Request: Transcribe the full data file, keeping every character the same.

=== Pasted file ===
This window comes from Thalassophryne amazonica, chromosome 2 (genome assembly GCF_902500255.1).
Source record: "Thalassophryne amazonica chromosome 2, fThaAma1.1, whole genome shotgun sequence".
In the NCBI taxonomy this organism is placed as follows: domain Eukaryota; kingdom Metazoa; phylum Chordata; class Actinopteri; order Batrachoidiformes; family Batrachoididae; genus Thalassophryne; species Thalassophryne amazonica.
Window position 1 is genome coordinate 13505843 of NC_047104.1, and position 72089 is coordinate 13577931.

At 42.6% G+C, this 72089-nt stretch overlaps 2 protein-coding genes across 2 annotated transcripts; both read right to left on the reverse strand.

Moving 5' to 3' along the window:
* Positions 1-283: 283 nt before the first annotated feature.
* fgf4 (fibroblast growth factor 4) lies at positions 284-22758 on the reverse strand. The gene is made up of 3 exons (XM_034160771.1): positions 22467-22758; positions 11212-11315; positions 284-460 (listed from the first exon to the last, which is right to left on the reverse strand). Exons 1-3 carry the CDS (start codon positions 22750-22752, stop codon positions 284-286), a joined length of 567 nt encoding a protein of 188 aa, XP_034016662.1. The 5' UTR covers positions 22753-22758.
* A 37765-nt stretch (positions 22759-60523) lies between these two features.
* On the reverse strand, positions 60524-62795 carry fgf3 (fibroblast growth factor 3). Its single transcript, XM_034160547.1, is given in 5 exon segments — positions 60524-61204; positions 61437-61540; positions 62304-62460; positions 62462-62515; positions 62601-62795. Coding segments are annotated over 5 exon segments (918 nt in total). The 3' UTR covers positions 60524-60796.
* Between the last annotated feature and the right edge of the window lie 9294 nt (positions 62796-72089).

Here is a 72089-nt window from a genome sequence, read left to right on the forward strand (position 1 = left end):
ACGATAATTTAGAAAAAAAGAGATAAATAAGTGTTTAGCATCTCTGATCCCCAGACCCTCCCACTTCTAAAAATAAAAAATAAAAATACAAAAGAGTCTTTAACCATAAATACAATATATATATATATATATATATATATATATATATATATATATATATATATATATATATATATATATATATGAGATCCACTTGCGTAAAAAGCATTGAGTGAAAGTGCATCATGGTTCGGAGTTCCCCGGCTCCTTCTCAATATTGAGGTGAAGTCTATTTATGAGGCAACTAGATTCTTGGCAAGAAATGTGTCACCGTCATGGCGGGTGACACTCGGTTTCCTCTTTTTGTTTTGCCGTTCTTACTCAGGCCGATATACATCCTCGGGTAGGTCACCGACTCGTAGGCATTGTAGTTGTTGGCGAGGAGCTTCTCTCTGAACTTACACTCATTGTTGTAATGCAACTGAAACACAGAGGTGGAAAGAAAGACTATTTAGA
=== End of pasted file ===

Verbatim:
This window comes from Thalassophryne amazonica, chromosome 2 (genome assembly GCF_902500255.1).
Source record: "Thalassophryne amazonica chromosome 2, fThaAma1.1, whole genome shotgun sequence".
In the NCBI taxonomy this organism is placed as follows: domain Eukaryota; kingdom Metazoa; phylum Chordata; class Actinopteri; order Batrachoidiformes; family Batrachoididae; genus Thalassophryne; species Thalassophryne amazonica.
Window position 1 is genome coordinate 13505843 of NC_047104.1, and position 72089 is coordinate 13577931.

At 42.6% G+C, this 72089-nt stretch overlaps 2 protein-coding genes across 2 annotated transcripts; both read right to left on the reverse strand.

Moving 5' to 3' along the window:
* Positions 1-283: 283 nt before the first annotated feature.
* fgf4 (fibroblast growth factor 4) lies at positions 284-22758 on the reverse strand. The gene is made up of 3 exons (XM_034160771.1): positions 22467-22758; positions 11212-11315; positions 284-460 (listed from the first exon to the last, which is right to left on the reverse strand). Exons 1-3 carry the CDS (start codon positions 22750-22752, stop codon positions 284-286), a joined length of 567 nt encoding a protein of 188 aa, XP_034016662.1. The 5' UTR covers positions 22753-22758.
* A 37765-nt stretch (positions 22759-60523) lies between these two features.
* On the reverse strand, positions 60524-62795 carry fgf3 (fibroblast growth factor 3). Its single transcript, XM_034160547.1, is given in 5 exon segments — positions 60524-61204; positions 61437-61540; positions 62304-62460; positions 62462-62515; positions 62601-62795. Coding segments are annotated over 5 exon segments (918 nt in total). The 3' UTR covers positions 60524-60796.
* Between the last annotated feature and the right edge of the window lie 9294 nt (positions 62796-72089).

Here is a 72089-nt window from a genome sequence, read left to right on the forward strand (position 1 = left end):
ACGATAATTTAGAAAAAAAGAGATAAATAAGTGTTTAGCATCTCTGATCCCCAGACCCTCCCACTTCTAAAAATAAAAAATAAAAATACAAAAGAGTCTTTAACCATAAATACAATATATATATATATATATATATATATATATATATATATATATATATATATATATATATATATATATATATGAGATCCACTTGCGTAAAAAGCATTGAGTGAAAGTGCATCATGGTTCGGAGTTCCCCGGCTCCTTCTCAATATTGAGGTGAAGTCTATTTATGAGGCAACTAGATTCTTGGCAAGAAATGTGTCACCGTCATGGCGGGTGACACTCGGTTTCCTCTTTTTGTTTTGCCGTTCTTACTCAGGCCGATATACATCCTCGGGTAGGTCACCGACTCGTAGGCATTGTAGTTGTTGGCGAGGAGCTTCTCTCTGAACTTACACTCATTGTTGTAATGCAACTGAAACACAGAGGTGGAAAGAAAGACTATTTAGA